He enjoys wearing sadly a martyr's yoke,
Don't waste your advice on people who croakll'
MARGARET GILMOUR, '3O.
Flora Lamson freading model essayj: "Our faithful horse is very old and has
served my grandfather from the time he was a colt.',
Miss Throop: Cornelia, what is an arsenal?
Cornelia Abbott: It's a machine that shoots arsenic.
Miss Yancey: This playful attitude is all right in its time and place.
julia Keenan: Well, I must have my dates and times mixed.
Come, and trip it as you go
A Boarder Going Home Cn Sunday
There is a little flivver, just as cute as it can be,
And once a week you'll see it coming here for jet and me.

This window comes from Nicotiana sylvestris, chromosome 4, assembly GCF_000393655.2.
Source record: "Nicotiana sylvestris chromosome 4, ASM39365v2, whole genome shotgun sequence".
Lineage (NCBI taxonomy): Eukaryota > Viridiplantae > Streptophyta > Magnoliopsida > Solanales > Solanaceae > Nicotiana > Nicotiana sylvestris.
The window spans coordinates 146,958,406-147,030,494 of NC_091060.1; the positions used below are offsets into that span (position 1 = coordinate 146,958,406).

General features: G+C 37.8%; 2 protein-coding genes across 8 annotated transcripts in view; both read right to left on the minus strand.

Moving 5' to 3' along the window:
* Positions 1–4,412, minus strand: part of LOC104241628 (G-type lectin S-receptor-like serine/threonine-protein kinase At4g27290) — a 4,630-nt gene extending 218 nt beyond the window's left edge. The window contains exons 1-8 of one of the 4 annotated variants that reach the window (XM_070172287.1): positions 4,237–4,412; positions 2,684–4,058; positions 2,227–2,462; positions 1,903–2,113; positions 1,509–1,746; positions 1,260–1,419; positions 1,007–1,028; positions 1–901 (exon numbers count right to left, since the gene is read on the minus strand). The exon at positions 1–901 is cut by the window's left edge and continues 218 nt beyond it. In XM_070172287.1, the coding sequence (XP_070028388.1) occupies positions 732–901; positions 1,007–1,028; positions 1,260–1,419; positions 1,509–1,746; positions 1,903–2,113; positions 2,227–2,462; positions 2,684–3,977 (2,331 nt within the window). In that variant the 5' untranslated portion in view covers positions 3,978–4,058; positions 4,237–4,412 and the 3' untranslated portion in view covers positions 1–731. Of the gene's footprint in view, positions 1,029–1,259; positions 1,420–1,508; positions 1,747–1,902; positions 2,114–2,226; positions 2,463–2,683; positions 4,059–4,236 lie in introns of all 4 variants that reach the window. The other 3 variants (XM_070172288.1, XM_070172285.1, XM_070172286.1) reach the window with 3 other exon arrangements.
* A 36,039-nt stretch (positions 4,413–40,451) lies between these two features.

It parks among the Packards, and Lincolns, in a row,
And we seem to feel them thinking, "Does the old thing really go?
It may not be as shiny as the other cars that come,
But we never have to worry, ,cause we know that it will run.
We bump along the highway, and pass a limousine
And they laugh at us, and say welre like a comic magazine,
But you see, we all love Henry, though he's not a one to climb,
For he takes us home on Sunday, and he gets us back on time!
DOROTHY BRYANT, '30,
April ls Here
Miss Vfilson Qvery seriouslyj: Girls, you are probably anxious to know just
what has been decided with regard to the house dance. Well . . . I've slept
on it, and turned it over in my mind, ancLI've decided that for all con-
cerned, and for the best reasons in the world, it would be best not to have
a house dance this year.